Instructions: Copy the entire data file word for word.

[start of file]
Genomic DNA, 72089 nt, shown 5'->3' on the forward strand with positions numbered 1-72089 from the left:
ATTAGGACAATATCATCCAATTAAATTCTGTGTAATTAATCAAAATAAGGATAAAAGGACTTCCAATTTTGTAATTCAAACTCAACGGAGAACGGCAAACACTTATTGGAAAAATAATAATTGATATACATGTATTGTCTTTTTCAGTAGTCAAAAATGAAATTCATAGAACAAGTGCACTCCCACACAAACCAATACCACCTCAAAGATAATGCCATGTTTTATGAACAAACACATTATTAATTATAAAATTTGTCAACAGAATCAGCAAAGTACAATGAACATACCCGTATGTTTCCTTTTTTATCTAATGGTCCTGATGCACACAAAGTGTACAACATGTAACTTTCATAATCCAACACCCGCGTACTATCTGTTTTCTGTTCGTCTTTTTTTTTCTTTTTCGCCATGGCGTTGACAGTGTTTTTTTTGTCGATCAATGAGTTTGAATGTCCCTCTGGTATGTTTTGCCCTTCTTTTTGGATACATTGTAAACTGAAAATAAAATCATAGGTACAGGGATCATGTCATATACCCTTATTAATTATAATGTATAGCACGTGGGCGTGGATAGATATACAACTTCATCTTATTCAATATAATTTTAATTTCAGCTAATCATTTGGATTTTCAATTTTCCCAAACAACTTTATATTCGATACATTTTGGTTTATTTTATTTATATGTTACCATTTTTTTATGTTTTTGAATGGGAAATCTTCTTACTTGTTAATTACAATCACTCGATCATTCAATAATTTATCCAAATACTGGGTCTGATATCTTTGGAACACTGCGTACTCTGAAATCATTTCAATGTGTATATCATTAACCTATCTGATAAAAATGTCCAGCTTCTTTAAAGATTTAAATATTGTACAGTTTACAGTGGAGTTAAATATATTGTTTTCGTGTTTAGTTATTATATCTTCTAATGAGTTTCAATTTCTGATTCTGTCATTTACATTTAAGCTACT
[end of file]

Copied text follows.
Genomic DNA, 72089 nt, shown 5'->3' on the forward strand with positions numbered 1-72089 from the left:
ATTAGGACAATATCATCCAATTAAATTCTGTGTAATTAATCAAAATAAGGATAAAAGGACTTCCAATTTTGTAATTCAAACTCAACGGAGAACGGCAAACACTTATTGGAAAAATAATAATTGATATACATGTATTGTCTTTTTCAGTAGTCAAAAATGAAATTCATAGAACAAGTGCACTCCCACACAAACCAATACCACCTCAAAGATAATGCCATGTTTTATGAACAAACACATTATTAATTATAAAATTTGTCAACAGAATCAGCAAAGTACAATGAACATACCCGTATGTTTCCTTTTTTATCTAATGGTCCTGATGCACACAAAGTGTACAACATGTAACTTTCATAATCCAACACCCGCGTACTATCTGTTTTCTGTTCGTCTTTTTTTTTCTTTTTCGCCATGGCGTTGACAGTGTTTTTTTTGTCGATCAATGAGTTTGAATGTCCCTCTGGTATGTTTTGCCCTTCTTTTTGGATACATTGTAAACTGAAAATAAAATCATAGGTACAGGGATCATGTCATATACCCTTATTAATTATAATGTATAGCACGTGGGCGTGGATAGATATACAACTTCATCTTATTCAATATAATTTTAATTTCAGCTAATCATTTGGATTTTCAATTTTCCCAAACAACTTTATATTCGATACATTTTGGTTTATTTTATTTATATGTTACCATTTTTTTATGTTTTTGAATGGGAAATCTTCTTACTTGTTAATTACAATCACTCGATCATTCAATAATTTATCCAAATACTGGGTCTGATATCTTTGGAACACTGCGTACTCTGAAATCATTTCAATGTGTATATCATTAACCTATCTGATAAAAATGTCCAGCTTCTTTAAAGATTTAAATATTGTACAGTTTACAGTGGAGTTAAATATATTGTTTTCGTGTTTAGTTATTATATCTTCTAATGAGTTTCAATTTCTGATTCTGTCATTTACATTTAAGCTACT